by Bobby Harrington: This is the second part of a series on starting a discipleship group. To access previous blogs in this series, click here.
We sat down with preacher and author Josh Patrick and asked him some basic questions about how Jesus made disciples. Here’s what he told us.
So how do select people for a discipleship group?
Let me start by saying that what I am about to share came after several missteps and failures as a disciple maker. This strategy was grown in the soil of imperfection. But here’s the ideal way I’ve learned to select people for a discipleship group. This is what’s worked for me, so hopefully it will be helpful for you, too.
I begin with a specific and disciplined prayer. I say specific because the Lord Jesus encouraged us to ask, seek, and knock. I say, disciplined because I don’t want to rush the process. I am by nature an impulsive, ready-fire-aim personality, which doesn’t always bode well for a disciple maker.
Beginning with prayer helps me rely on God to do the heavy lifting in his own way and time. This is what I pray every day until I get a clear answer.
Jesus, reveal five to seven men to me. Men with honest, hungry hearts. Men who want to become like you – at home, work, and everywhere else. Show me some men who are eager to experience deep life transformation. When you make it clear who these men are, I commit to do everything I can to partner with you Spirit to create a culture of discipleship – where grace and truth flow freely and you are the centerpiece of everything we do together. Give me eyes to see, Lord! Amen.
When I’m starting a new group, I pray this prayer every day, and for whatever reason, usually around the 90-day mark, God makes it remarkably clear who these men are. I write their names down in a notebook and surrender the list to Jesus. One by one, each man in his own way lets me know—without my prompting—that he was searching for deep spiritual friendship.
Asking Hard Questions
I have a track record of overestimating good intentions and staying optimistic, even when things aren’t looking good. I’ve learned to listen to my wife and take some time to confirm that the names the Lord had given me were the people he wanted in the group. I take each man out for a meal or for coffee to seek the Lord’s will further. After small talk, I share a bit of my story with them and ask a few basic, heart-probing questions like these:
“What drives you as a man?”
“How do you define success in life?”
“What do you want people to say about you after you’re gone?”
“If you could push a button that would instantly remove one struggle or challenge in your life, what would it be?”
I may not know the men very well at this point, and I may be a little afraid to ask such intense questions, but it always pays off. Each man is genuinely encouraged that I cared enough to ask them questions like this and show concern for their lives.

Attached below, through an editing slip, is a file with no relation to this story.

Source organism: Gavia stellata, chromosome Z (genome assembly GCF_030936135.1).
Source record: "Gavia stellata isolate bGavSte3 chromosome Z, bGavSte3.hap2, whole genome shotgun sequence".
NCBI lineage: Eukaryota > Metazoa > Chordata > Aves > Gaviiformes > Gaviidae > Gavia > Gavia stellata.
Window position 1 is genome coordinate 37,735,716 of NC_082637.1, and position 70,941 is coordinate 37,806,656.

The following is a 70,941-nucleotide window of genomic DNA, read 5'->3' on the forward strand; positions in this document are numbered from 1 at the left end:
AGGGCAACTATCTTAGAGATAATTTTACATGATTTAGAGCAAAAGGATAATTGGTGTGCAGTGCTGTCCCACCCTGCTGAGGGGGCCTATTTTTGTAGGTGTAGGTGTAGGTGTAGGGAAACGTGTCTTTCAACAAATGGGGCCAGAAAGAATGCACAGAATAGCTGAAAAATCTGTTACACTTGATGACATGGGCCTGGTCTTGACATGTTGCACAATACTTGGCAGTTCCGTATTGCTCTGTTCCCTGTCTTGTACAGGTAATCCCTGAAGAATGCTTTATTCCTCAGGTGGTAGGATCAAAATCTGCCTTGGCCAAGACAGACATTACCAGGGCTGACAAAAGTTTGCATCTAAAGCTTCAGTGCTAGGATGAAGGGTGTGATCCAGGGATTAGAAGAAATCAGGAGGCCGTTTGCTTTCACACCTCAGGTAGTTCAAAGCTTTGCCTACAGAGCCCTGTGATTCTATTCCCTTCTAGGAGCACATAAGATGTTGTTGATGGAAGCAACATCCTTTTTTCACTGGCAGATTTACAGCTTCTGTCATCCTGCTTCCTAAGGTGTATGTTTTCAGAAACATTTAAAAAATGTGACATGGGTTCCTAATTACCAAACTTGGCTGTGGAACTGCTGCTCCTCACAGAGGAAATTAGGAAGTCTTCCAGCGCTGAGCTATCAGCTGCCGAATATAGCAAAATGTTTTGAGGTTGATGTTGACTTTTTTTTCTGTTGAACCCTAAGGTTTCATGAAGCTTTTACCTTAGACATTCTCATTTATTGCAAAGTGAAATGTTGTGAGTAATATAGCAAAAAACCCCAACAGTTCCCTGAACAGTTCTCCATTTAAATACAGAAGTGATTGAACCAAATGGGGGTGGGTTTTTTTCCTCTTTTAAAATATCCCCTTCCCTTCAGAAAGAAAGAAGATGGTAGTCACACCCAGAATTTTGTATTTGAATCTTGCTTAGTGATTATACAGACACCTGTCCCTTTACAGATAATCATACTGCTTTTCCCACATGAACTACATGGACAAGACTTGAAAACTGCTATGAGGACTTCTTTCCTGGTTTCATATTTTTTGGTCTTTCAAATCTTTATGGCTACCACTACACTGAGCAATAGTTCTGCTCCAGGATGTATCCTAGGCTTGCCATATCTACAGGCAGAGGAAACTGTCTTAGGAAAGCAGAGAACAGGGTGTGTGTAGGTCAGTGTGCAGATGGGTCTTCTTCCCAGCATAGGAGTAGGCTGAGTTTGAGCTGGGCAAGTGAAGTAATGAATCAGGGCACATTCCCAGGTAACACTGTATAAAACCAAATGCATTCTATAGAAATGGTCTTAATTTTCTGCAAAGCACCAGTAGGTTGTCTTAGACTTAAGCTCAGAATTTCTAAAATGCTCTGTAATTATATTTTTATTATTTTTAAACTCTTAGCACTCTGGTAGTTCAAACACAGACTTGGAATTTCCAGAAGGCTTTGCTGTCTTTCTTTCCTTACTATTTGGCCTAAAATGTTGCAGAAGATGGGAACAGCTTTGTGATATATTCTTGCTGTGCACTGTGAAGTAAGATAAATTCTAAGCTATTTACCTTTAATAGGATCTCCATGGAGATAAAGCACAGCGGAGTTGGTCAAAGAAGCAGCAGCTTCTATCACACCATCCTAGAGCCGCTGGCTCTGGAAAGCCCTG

As I move toward them and listen to them, I ask God to show me if they fit the AFTeR acronym that we use at Harpeth Christian Church http://www.harpethcc.com/, where I minister. This is really helpful to keep in mind as you think of who to invite in your group.
Available – Are they willing to make time for spiritual growth? Or are they distracted by other agendas?
Faithful – Do they have a track record of following through on commitments or do they flake out?
Teachable – Are they open to learning new things or are they closed-minded? Do they display a desire to grow in Christ or are they content to remain where they are?
Reliable – Do they show up when they say they will? Are they honest?
In my experience, people who don’t fit this description aren’t ready for authentic discipleship, so my advice is this – don’t waste your time (or theirs). I know that may sound harsh. But you can save yourself from dead, lifeless groups where you are pulling teeth to get people to participate if you seek out those who are spiritually hungry. Jesus himself targeted those who were open to God—“Let him who has ears to hear, listen!”
This is Part Two of Josh Patrick’s blog series for Discipleship.org, “How to Start a Discipleship Group”. Stay tuned for his next blog that will focus on how to select persons for a discipleship group.
This blog was written by Josh Patrick, who is the Teaching and Discipleship Minister at Harpeth Christian Church—“the best job in the world,” he says. Josh is driven by a desire to help people catch the vision that knowing Jesus is the greatest reality in the universe. He is the co-author of the newly released book, The Disciple Maker’s Handbook (Zondervan). The aim of this book is to equip everyday Christians to passionately participate in the greatest cause on earth—making disciples of Jesus! Josh and his wife, Joni, have three daughters—Lilly, Joy, and Sarah—and a rambunctious Boston Terrier named Bruno.
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